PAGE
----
One of my favorite Ben Rector songs is off his new album Brand New. The song is called “More Like Love.”
It ends like this:
I find the farther that I climb
There’s always another line
Of mountain tops
It’s never going to stop
And the more of anything I do
The thing that always ends up true
Is getting what I want
Will never be enough
So I just wanna look more like love
I just wanna look more like love
This whole world is spinning crazy
I can’t quite keep up
It’s the one thing around here
That we don’t have quite enough of
So I just wanna look a little more
It’s a beautifully-arranged song, with piano mixing well with strings in the background and Ben’s fantastic voice. But the songwriting is the best here. It’s penned with a heartfelt honesty and vulnerability that’s beginning to populate modern music, and I love that, as (all seven of) you who read this blog regularly will know.
I read Titus this morning as I ate my sausage and egg sandwich before showering and heading to work. One of the themes of Titus is “good works” – that phrase itself or a slight variation is mentioned five times in the text of the letter:
- “Show yourself in all respects to be a model of good works…” (2:7)
- “…our great God and Savior Jesus Christ, who gave himself for us to redeem us from all lawlessness and to purify for himself a people for his own possession who are zealous for good works.” (2:14)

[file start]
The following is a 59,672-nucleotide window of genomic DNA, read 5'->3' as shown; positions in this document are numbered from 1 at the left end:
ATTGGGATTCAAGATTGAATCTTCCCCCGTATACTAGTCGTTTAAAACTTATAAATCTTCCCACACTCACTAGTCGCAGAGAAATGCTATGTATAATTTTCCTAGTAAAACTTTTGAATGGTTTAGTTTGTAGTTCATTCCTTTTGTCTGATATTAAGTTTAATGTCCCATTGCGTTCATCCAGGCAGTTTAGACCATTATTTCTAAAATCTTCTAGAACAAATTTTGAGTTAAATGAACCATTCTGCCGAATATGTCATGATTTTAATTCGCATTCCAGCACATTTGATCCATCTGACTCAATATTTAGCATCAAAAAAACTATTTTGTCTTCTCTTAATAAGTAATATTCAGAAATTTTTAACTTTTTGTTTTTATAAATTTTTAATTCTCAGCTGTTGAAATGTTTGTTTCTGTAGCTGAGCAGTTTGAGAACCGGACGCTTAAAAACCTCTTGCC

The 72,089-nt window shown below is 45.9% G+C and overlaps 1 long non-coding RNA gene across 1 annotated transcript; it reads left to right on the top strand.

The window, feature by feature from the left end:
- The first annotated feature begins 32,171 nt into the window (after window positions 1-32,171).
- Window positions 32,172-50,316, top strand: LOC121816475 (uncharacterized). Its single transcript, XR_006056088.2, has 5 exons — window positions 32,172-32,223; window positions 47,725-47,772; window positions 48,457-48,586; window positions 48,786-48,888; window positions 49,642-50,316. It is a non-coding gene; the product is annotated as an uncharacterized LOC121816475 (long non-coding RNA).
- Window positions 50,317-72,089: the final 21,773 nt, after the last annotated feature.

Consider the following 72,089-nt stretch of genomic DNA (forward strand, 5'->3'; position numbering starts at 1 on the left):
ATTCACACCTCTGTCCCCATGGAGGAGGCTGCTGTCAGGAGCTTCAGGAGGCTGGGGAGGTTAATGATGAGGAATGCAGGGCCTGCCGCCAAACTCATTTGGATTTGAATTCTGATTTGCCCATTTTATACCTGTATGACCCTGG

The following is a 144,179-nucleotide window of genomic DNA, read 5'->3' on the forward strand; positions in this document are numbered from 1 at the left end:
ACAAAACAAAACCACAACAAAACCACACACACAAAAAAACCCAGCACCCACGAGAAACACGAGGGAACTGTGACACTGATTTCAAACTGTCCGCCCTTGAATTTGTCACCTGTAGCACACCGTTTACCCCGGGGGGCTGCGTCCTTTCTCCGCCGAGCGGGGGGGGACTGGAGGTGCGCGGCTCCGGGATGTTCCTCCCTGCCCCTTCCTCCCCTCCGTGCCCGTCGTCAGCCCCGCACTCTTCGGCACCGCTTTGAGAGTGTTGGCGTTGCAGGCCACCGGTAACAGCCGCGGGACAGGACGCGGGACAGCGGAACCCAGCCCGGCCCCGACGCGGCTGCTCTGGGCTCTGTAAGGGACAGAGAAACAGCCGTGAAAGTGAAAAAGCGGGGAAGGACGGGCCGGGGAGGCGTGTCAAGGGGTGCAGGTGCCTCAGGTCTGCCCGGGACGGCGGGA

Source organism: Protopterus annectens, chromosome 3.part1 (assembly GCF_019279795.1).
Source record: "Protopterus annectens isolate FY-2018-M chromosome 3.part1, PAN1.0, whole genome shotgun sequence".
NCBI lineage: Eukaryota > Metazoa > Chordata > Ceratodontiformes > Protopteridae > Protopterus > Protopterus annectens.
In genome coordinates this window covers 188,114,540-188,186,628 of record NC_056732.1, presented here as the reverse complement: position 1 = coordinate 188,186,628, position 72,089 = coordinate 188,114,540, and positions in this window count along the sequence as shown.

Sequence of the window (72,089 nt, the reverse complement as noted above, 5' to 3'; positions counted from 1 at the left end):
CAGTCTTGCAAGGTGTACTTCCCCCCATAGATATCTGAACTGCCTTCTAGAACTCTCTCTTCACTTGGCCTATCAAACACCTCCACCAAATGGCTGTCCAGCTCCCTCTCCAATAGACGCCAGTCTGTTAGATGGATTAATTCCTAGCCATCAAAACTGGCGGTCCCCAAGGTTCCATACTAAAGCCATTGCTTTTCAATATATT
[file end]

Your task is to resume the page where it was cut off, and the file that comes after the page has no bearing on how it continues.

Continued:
- “Remind them to be submissive to rulers and authorities, to be obedient, to be ready for every good work…” (3:1)
- “…I want you to insist on these things, so that those who have believed in God may be careful to devote themselves to good works…” (3:8)
- “And let our people learn to devote themselves to good works, so as to help cases of urgent need, and not be unfruitful.” (3:14)
Pondering the emphasis on “good works” made me think of my life and the good works that I’m doing. Or am I doing any good works? What does “good works” look like? What’s the basis for my good works?
Sometimes I feel like our “good works” often become our ability to not do bad things. And I don’t think that’s the point of pursuing obedience, of pursuing Christ. Pursuing good works is about intentionally setting our mind to doing good things for other people, to honor God, to serve the world.
And that’s where Ben Rector’s song becomes a good tentpole for our aim. What does love look like?
Love is patient and kind; love does not envy or boast; it is not arrogant or rude. It does not insist on its own way; it is not irritable or resentful; it does not rejoice at wrongdoing, but rejoices with the truth. Love bears all things, believes all things, hopes all things, endures all things. (1 Corinthians 13:4-7)
This kind of attitude is at the base of every good work. Against love, there is no law. Pursuing loving others is the highest of callings, and it’s the calling we have as Christians.
It’s being patient and kind with one another. It’s pushing aside pride and boastfulness. It’s putting others first, rejoicing at what is true, bearing, believing, hoping, enduring. It’s echoing Christ’s love of us towards others.
If we pursue those things, we’ll start to look a little more like love.